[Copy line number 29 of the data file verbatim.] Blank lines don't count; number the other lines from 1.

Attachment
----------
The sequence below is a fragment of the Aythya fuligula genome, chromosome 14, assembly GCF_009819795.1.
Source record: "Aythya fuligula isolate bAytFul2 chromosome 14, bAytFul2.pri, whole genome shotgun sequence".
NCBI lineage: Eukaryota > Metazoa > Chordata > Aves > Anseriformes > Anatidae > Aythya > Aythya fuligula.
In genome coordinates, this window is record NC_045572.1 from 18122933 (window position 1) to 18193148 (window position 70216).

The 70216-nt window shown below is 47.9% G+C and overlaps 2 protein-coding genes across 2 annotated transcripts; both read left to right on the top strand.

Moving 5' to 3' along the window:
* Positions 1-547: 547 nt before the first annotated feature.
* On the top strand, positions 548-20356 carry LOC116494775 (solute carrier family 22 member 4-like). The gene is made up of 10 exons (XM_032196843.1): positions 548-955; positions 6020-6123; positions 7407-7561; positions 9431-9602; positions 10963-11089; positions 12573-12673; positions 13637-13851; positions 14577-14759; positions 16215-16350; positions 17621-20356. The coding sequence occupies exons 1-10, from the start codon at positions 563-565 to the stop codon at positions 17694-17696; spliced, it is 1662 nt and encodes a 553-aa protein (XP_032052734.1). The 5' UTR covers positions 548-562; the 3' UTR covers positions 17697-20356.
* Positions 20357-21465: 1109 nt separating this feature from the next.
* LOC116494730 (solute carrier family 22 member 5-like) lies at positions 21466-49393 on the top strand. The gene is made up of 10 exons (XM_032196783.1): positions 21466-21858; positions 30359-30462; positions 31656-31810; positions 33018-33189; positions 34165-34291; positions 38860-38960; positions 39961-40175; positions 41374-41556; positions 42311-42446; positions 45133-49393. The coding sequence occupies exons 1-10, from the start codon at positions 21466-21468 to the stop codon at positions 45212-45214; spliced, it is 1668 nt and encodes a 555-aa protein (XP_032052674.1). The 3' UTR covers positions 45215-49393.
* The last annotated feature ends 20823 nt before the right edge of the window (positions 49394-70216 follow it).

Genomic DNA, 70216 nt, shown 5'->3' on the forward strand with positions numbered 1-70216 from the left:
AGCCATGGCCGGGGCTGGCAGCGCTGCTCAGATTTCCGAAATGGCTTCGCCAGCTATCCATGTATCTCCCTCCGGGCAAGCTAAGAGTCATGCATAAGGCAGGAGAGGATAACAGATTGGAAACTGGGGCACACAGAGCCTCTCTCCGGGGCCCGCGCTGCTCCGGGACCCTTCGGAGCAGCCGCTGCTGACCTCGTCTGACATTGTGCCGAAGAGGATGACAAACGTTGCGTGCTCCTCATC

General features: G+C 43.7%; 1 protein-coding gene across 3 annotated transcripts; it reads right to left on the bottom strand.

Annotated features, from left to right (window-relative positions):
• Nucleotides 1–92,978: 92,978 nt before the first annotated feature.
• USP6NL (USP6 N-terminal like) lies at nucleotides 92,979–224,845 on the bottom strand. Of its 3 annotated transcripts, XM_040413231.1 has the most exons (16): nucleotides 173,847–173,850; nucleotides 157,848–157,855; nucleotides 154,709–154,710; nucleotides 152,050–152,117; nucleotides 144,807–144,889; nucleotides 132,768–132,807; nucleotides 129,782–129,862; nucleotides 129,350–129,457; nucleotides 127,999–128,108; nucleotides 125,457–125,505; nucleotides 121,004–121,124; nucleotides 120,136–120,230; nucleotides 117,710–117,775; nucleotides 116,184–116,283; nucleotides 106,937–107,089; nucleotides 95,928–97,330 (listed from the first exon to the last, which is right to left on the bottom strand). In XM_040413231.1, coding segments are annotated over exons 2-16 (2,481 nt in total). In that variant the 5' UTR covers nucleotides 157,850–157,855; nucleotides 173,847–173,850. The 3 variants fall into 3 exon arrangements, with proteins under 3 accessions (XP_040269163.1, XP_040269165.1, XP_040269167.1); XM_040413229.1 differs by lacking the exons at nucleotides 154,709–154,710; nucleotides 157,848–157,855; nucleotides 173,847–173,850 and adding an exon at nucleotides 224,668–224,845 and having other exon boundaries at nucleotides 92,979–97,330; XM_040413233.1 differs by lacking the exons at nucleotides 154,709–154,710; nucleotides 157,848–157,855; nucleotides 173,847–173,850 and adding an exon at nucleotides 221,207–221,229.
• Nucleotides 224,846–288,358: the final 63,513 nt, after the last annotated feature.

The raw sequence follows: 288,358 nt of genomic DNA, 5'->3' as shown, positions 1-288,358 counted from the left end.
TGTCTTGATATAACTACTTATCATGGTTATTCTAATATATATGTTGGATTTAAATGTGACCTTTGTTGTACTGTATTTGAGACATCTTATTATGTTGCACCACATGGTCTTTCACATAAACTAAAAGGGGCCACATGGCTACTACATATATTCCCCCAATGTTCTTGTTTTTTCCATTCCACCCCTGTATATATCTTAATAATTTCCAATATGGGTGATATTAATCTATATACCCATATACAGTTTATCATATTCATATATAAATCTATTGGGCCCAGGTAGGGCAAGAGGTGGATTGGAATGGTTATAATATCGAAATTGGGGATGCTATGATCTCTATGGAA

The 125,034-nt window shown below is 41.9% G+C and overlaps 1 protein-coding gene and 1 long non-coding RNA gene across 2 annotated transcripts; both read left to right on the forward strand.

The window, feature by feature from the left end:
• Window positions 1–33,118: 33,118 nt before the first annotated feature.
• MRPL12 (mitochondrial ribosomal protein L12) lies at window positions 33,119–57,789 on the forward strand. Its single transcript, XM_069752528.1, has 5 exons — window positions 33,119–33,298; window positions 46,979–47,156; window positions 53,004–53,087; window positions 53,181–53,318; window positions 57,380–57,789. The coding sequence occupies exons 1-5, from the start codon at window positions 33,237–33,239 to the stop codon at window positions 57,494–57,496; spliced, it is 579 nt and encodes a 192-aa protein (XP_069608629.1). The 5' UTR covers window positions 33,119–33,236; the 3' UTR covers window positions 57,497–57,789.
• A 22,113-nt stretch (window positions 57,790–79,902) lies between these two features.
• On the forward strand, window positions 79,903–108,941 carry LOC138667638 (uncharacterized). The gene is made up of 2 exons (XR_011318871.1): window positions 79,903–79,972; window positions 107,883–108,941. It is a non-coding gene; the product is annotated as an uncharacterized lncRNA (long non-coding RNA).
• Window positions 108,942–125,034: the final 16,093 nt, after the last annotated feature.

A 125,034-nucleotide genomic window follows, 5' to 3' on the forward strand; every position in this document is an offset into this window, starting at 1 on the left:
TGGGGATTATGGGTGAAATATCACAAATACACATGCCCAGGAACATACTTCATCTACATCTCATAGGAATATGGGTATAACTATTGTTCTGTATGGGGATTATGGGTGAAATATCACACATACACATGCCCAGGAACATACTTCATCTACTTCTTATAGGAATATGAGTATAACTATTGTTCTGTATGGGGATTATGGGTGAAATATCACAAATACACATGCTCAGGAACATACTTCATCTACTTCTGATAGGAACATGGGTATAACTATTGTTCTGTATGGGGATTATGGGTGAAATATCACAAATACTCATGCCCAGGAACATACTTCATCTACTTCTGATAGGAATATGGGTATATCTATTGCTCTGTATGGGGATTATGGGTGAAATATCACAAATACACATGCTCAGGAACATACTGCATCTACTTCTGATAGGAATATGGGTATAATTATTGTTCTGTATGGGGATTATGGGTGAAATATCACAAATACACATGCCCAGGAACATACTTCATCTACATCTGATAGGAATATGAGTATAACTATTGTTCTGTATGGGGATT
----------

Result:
TGGGGATTATGGGTGAAATATCACAAATACACATGCCCAGGAACATACTTCATCTACATCTCATAGGAATATGGGTATAACTATTGTTCTGTATGGGGATTATGGGTGAAATATCACACATACACATGCCCAGGAACATACTTCATCTACTTCTTATAGGAATATGAGTATAACTATTGTTCTGTATGGGGATTATGGGTGAAATATCACAAATACACATGCTCAGGAACATACTTCATCTACTTCTGATAGGAACATGGGTATAACTATTGTTCTGTATGGGGATTATGGGTGAAATATCACAAATACTCATGCCCAGGAACATACTTCATCTACTTCTGATAGGAATATGGGTATATCTATTGCTCTGTATGGGGATTATGGGTGAAATATCACAAATACACATGCTCAGGAACATACTGCATCTACTTCTGATAGGAATATGGGTATAATTATTGTTCTGTATGGGGATTATGGGTGAAATATCACAAATACACATGCCCAGGAACATACTTCATCTACATCTGATAGGAATATGAGTATAACTATTGTTCTGTATGGGGATT